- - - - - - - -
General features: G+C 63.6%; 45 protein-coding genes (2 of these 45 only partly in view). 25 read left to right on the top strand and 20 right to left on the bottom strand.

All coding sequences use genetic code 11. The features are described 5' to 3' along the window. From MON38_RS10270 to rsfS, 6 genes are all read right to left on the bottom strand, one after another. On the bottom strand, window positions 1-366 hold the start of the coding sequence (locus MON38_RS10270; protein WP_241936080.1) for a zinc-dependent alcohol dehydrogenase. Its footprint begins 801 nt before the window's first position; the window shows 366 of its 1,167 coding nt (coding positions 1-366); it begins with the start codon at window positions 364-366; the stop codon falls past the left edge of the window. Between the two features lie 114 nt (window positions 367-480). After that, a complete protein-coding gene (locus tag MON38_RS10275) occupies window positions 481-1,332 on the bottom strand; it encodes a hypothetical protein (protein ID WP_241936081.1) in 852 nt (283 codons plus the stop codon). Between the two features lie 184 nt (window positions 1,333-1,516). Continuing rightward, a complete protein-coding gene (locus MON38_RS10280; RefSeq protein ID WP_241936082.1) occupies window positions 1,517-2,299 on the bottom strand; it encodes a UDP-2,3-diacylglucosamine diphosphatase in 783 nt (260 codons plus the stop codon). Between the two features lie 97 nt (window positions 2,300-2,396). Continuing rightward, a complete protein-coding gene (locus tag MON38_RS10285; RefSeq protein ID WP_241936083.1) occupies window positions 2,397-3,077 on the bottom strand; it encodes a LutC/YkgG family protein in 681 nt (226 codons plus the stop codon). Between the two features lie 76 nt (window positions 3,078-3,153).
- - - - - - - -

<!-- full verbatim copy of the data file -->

General features: G+C 63.6%; 45 protein-coding genes (2 of these 45 only partly in view). 25 read left to right on the top strand and 20 right to left on the bottom strand.

All coding sequences use genetic code 11. The features are described 5' to 3' along the window. From MON38_RS10270 to rsfS, 6 genes are all read right to left on the bottom strand, one after another. On the bottom strand, window positions 1-366 hold the start of the coding sequence (locus MON38_RS10270; protein WP_241936080.1) for a zinc-dependent alcohol dehydrogenase. Its footprint begins 801 nt before the window's first position; the window shows 366 of its 1,167 coding nt (coding positions 1-366); it begins with the start codon at window positions 364-366; the stop codon falls past the left edge of the window. Between the two features lie 114 nt (window positions 367-480). After that, a complete protein-coding gene (locus tag MON38_RS10275) occupies window positions 481-1,332 on the bottom strand; it encodes a hypothetical protein (protein ID WP_241936081.1) in 852 nt (283 codons plus the stop codon). Between the two features lie 184 nt (window positions 1,333-1,516). Continuing rightward, a complete protein-coding gene (locus MON38_RS10280; RefSeq protein ID WP_241936082.1) occupies window positions 1,517-2,299 on the bottom strand; it encodes a UDP-2,3-diacylglucosamine diphosphatase in 783 nt (260 codons plus the stop codon). Between the two features lie 97 nt (window positions 2,300-2,396). Continuing rightward, a complete protein-coding gene (locus tag MON38_RS10285; RefSeq protein ID WP_241936083.1) occupies window positions 2,397-3,077 on the bottom strand; it encodes a LutC/YkgG family protein in 681 nt (226 codons plus the stop codon). Between the two features lie 76 nt (window positions 3,078-3,153).